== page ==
Toronto: Survivors of Ebola virus disease (EVD) experience complications relating to vision, hearing and joint pain for months after being discharged from hospital, say researchers, including one of Indian-origin.
The findings are based on clinical and laboratory records from patients at the EVD Survivor Clinic in Port Loko, Sierra Leone, one of the West African countries hit hardest by the Ebola outbreak that began in December 2013.
The clinic provided clinical care for 603 of the 661 survivors of Ebola living in the Port Loko district.
Among 277 survivors studied in March and April of this year, complications were common, said senior author of the study Sharmistha Mishra, infectious diseases physician at St. Michael’s Hospital in Toronto, Canada.
The authors said 76 per cent of the survivors reported joint pain, 60 per cent reported new vision problems,18 per cent had an eye inflammation (some potentially sight-threatening), and 24 per cent had hearing problems.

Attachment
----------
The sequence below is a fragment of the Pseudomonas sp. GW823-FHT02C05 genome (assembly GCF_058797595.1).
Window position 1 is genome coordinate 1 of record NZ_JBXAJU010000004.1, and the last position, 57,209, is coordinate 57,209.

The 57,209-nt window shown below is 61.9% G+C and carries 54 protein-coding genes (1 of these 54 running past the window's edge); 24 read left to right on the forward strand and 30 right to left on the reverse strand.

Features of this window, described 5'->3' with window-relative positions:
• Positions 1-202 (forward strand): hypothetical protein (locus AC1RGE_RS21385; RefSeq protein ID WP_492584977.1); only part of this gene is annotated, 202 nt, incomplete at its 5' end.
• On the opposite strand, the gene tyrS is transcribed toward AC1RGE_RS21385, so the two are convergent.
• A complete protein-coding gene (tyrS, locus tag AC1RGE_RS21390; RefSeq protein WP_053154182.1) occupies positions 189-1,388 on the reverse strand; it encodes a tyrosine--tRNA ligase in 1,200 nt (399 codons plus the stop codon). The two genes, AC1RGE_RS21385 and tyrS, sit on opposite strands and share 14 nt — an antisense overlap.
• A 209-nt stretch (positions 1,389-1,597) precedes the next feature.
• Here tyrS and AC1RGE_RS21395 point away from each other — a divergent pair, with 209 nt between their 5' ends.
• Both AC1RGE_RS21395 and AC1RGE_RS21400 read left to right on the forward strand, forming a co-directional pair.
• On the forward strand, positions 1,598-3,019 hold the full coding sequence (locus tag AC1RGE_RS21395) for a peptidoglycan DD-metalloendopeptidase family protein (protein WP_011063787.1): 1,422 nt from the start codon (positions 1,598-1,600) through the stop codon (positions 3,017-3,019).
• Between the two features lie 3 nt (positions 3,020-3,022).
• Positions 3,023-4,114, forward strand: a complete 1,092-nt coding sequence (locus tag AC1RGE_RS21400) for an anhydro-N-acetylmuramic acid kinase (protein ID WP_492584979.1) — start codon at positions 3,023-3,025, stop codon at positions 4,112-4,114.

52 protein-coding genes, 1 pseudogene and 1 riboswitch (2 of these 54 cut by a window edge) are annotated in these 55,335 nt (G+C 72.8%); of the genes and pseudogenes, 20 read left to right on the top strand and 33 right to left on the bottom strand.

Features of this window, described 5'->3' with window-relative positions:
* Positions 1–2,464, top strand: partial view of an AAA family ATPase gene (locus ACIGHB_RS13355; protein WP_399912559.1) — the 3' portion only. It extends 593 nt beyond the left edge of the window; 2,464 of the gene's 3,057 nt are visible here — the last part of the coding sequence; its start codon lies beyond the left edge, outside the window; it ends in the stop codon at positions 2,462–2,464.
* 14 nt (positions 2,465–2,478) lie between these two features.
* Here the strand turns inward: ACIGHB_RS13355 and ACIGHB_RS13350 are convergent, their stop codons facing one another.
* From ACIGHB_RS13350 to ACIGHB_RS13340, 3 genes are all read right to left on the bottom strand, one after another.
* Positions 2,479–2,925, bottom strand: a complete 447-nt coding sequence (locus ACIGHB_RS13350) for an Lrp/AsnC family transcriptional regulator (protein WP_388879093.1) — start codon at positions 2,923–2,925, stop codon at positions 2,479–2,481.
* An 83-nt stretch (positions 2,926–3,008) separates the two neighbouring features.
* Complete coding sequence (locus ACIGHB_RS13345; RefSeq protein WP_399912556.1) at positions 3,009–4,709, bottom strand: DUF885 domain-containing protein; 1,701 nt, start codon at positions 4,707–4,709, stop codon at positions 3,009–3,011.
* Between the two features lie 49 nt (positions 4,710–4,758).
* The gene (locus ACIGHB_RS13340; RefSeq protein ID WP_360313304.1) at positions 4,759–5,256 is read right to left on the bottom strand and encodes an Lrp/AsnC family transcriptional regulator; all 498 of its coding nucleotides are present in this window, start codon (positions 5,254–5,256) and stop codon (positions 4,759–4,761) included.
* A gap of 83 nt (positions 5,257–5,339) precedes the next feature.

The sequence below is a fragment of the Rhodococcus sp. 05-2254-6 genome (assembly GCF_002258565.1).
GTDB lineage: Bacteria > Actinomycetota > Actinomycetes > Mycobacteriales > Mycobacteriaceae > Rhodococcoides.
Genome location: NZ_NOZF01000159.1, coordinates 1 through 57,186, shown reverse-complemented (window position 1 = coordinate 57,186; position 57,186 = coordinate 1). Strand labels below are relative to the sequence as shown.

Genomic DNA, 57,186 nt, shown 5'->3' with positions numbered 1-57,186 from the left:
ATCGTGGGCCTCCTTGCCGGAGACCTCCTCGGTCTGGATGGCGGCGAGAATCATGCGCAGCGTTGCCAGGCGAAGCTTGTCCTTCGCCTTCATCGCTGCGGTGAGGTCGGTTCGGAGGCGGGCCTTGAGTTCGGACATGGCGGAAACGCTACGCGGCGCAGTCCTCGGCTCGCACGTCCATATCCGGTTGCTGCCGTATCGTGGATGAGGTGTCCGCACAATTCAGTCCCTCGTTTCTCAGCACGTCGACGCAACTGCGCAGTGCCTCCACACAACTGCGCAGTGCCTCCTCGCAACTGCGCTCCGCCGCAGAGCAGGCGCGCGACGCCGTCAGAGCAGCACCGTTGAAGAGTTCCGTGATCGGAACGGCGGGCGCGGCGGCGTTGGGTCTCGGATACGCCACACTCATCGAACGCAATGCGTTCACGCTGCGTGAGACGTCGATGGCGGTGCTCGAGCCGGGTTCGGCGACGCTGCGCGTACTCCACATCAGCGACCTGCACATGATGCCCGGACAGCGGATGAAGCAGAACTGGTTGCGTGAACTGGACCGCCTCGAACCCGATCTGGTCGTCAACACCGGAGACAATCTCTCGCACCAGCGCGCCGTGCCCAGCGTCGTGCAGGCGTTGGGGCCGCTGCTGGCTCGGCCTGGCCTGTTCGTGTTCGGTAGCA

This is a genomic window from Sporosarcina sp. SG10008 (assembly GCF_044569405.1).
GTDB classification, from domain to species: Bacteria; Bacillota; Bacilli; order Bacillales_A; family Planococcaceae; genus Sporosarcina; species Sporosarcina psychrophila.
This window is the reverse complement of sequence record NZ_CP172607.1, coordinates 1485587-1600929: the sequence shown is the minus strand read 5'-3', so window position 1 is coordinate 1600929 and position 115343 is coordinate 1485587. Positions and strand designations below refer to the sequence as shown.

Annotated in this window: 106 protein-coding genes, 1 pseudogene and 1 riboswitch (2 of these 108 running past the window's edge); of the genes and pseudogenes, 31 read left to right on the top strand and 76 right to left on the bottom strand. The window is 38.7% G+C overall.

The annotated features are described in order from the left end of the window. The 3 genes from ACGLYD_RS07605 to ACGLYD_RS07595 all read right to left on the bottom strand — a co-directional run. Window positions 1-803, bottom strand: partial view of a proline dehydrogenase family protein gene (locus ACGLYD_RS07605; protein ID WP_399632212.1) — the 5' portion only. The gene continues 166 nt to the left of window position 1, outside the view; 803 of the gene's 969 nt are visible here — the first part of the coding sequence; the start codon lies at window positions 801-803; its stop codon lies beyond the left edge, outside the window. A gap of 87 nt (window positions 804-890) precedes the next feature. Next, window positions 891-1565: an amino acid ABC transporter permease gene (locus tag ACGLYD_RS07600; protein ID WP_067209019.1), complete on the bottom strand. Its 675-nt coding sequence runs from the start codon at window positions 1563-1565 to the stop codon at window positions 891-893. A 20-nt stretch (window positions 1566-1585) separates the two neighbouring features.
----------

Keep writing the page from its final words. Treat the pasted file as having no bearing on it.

The median time between their discharge from an Ebola treatment facility to their follow-up appointment at the survivor clinic where they reported these symptoms was 122 days.
Patients who had a higher Ebola viral load when diagnosed with the diseases had a higher rate of eye inflammation and new vision problems, Mishra noted.
The authors said the findings may suggest that while the Ebola virus is rapidly cleared from most bodily fluids after resolution of the acute disease, it might persist in “immunologically privileged sanctuary sites” — certain bodily fluids such as semen and the vitreous humour fluid of the eyeballs.
The findings were published in the journal Lancet Infectious Diseases.